There is a rumor that we are going to Washington & another that we are going to Yorktown — a distance of 160 miles — but we don’t know when nor where. Dwight Hitchcock is quite sick & has gone to Washington. I think he will get well. Ed Carrington ³ was in the fight but did not get hurt. He sends his respects to all. Jim [James W. Rice] is well and I am as well as he is. We have put up a log home & try to take comfort. A great many of the regiment are sick & many of them die.

I am to be sergeant of the guard tomorrow & perhaps I will be an officer before I come back. Charley Joiner, I guess, will go home.

I wish you a Happy New Year & all the folks. Tate’s letter was mailed the 8th of December but I did not get it till last week. I suppose the ground is covered with snow with you & you are sliding down hill most of the time. It has all gone from here & the ground does not freeze much nights. We have things very comfortable. Jim went over to the 13th today. If you are sending a club list for the Rural this year, put my name down & I will forward the pay to you as soon as I can get it. Have it directed to Westville.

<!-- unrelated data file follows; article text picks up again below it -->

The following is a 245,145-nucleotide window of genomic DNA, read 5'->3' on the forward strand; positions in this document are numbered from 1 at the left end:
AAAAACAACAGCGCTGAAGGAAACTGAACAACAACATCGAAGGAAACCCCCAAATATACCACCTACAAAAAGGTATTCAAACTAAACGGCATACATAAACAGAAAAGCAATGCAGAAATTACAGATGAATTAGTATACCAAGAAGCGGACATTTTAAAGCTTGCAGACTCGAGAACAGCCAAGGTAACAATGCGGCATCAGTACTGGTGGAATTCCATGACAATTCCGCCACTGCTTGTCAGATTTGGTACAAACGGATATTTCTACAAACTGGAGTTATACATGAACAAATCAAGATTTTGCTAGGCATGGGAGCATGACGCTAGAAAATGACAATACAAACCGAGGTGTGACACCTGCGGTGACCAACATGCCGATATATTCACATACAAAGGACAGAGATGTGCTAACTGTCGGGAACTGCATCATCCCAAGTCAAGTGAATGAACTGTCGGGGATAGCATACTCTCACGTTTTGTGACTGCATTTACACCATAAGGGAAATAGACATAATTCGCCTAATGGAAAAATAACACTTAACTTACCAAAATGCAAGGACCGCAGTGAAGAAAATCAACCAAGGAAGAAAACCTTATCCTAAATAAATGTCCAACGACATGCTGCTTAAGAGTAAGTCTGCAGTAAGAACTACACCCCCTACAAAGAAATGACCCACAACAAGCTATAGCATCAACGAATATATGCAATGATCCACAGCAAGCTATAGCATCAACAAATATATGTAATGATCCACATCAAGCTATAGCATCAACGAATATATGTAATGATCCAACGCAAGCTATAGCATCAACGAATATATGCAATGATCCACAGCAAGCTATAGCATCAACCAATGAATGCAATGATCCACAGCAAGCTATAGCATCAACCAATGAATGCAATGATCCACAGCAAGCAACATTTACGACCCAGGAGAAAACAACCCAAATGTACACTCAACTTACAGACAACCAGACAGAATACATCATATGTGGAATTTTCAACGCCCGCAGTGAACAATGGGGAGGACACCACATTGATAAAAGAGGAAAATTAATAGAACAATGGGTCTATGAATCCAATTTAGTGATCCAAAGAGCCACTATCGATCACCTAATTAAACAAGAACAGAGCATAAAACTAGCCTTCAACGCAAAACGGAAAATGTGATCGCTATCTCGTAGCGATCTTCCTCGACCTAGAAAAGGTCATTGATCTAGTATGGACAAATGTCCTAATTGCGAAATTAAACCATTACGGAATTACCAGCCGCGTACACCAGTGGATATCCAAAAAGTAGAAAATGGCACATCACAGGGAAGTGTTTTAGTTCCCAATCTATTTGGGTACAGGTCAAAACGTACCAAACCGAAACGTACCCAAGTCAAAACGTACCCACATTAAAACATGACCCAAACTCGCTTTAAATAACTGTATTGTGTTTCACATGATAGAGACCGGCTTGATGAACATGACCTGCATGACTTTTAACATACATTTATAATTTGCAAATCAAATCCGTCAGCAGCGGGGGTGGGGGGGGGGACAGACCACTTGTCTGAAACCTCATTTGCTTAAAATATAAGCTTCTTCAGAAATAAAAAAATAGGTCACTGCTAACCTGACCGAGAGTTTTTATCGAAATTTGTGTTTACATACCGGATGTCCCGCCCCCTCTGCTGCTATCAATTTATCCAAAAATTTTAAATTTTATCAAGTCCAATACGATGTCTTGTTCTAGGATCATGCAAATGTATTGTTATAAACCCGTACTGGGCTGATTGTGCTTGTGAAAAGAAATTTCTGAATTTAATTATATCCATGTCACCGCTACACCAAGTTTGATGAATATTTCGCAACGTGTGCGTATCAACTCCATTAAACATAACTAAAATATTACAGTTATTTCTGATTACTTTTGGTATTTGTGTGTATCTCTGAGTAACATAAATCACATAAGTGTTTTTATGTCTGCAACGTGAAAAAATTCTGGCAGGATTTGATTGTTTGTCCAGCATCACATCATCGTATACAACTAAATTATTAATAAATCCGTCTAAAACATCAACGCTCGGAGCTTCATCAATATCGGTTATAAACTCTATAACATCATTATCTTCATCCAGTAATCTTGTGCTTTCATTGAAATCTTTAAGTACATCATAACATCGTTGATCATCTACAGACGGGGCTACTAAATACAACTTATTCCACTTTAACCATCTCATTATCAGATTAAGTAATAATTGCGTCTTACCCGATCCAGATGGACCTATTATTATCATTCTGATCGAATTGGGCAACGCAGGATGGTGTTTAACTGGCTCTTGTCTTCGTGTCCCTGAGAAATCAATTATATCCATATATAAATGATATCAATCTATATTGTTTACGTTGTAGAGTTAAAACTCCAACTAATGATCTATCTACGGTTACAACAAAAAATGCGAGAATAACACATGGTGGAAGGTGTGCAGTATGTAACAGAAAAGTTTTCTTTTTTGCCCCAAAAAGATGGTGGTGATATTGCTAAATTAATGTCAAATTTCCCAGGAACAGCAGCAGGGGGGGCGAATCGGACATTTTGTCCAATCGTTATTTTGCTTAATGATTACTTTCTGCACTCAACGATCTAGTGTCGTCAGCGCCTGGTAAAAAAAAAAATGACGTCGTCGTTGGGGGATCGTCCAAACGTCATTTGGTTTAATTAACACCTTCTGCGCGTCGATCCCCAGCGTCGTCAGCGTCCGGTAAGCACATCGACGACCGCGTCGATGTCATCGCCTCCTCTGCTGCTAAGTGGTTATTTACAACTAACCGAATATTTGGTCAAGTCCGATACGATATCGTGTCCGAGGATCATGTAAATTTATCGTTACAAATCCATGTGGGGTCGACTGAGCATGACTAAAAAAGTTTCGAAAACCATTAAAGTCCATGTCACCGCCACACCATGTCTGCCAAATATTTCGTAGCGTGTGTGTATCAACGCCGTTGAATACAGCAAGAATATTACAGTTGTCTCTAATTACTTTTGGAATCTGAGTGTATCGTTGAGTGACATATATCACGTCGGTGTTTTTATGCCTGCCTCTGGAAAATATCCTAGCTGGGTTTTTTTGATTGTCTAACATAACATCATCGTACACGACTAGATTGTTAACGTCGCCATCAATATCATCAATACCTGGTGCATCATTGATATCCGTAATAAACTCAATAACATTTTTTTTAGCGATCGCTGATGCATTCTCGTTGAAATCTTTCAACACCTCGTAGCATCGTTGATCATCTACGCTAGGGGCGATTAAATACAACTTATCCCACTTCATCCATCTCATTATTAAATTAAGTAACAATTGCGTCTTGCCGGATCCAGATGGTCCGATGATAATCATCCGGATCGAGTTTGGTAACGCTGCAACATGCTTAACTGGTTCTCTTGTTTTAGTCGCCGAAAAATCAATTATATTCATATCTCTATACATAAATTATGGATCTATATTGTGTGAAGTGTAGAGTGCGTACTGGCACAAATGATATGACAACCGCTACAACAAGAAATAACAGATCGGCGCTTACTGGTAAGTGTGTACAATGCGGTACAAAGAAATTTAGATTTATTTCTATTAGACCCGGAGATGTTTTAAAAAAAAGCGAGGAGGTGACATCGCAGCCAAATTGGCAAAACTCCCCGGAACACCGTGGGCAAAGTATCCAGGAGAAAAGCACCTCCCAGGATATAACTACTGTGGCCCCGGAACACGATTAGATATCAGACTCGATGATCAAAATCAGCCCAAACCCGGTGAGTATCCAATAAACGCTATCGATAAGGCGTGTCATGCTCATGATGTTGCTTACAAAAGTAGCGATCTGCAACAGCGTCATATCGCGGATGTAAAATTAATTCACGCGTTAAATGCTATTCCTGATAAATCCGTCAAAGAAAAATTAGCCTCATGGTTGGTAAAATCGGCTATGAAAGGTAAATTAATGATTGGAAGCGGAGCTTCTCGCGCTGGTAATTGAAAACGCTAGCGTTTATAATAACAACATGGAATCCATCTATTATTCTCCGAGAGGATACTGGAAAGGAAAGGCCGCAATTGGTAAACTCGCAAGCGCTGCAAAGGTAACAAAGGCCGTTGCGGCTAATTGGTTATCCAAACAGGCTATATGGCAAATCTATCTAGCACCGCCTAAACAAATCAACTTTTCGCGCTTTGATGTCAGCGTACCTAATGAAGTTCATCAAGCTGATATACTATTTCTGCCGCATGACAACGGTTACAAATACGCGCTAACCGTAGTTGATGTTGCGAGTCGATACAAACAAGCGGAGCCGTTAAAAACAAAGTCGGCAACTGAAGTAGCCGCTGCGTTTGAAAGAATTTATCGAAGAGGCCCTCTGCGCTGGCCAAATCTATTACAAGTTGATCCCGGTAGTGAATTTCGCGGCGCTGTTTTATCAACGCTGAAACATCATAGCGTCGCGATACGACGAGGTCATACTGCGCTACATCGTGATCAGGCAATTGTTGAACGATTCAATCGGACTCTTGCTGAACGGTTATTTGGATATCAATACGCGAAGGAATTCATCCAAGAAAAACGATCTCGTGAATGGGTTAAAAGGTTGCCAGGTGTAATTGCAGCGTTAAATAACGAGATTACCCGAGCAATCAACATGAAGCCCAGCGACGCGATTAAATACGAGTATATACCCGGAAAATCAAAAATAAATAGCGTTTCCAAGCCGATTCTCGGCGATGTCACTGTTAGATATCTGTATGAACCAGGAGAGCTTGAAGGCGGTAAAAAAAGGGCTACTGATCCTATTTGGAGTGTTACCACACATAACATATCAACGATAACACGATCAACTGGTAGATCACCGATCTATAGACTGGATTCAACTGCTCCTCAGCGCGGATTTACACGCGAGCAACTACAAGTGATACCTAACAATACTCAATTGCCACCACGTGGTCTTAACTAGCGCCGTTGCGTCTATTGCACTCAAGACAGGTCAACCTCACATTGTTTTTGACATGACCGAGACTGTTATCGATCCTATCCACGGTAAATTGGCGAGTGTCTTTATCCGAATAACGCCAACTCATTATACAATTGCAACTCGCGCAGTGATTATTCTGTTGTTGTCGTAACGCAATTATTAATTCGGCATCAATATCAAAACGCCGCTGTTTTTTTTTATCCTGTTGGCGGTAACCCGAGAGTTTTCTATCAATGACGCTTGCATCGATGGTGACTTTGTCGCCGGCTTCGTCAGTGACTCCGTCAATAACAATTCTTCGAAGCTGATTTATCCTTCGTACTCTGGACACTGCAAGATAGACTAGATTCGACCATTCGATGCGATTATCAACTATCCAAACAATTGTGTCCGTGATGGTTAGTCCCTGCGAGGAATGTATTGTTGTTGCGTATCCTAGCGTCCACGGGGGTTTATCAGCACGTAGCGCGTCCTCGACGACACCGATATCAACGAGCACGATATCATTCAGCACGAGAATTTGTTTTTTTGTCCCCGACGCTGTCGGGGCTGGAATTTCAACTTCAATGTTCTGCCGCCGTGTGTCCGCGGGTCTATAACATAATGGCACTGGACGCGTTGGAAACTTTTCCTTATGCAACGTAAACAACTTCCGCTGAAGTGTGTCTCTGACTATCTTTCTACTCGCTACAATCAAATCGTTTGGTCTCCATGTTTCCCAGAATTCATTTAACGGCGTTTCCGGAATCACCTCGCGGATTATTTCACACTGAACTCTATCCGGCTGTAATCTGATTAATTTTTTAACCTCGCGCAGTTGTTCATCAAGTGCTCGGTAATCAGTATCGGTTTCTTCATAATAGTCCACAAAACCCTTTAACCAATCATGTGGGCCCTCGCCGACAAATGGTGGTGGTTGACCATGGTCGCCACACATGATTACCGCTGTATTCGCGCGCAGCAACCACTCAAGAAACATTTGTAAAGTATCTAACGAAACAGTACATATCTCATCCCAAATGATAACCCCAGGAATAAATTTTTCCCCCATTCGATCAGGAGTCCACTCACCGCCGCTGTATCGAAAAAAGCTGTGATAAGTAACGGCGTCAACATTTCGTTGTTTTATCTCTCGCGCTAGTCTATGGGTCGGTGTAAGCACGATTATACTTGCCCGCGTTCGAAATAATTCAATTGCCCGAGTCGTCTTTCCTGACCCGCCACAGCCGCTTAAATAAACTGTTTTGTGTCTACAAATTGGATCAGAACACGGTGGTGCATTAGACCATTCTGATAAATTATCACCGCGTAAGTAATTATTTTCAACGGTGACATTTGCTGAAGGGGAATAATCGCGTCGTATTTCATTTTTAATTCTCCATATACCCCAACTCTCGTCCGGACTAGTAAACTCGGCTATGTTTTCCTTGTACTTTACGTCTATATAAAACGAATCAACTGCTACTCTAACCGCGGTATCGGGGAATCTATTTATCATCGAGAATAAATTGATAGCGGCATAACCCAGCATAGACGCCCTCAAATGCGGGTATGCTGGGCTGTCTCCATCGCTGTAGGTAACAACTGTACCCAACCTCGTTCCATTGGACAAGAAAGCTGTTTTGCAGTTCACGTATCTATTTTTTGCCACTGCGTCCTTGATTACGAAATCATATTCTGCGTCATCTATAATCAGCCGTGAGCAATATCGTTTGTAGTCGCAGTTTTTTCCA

Be my good little sister and answer this soon. I will write again soon. Your Brother — Isaac [Bradley]

Direct the same as formerly.


¹ All four of these soldiers belonging to Company E, 27th Connecticut, were killed during the Battle of Fredericksburg on 13 December 1862.

² In his book, Defeating Lee: A History of the Second Corps, Army of the Potomac, Lawrence A. Kreiser, Jr. wrote that Private Rodney H. Ramsey of Co. G, 5th New Hampshire Infantry “fumed on Christmas Eve that he would not actually mention the name Fredericksburg,because the ‘title of the Battle is Burnside’s Slaughter House!…Our army was badly whipped.'” 

³ Edward H. Carrington (1836-1894) was a sergeant in Co. C, 27th Connecticut Infantry.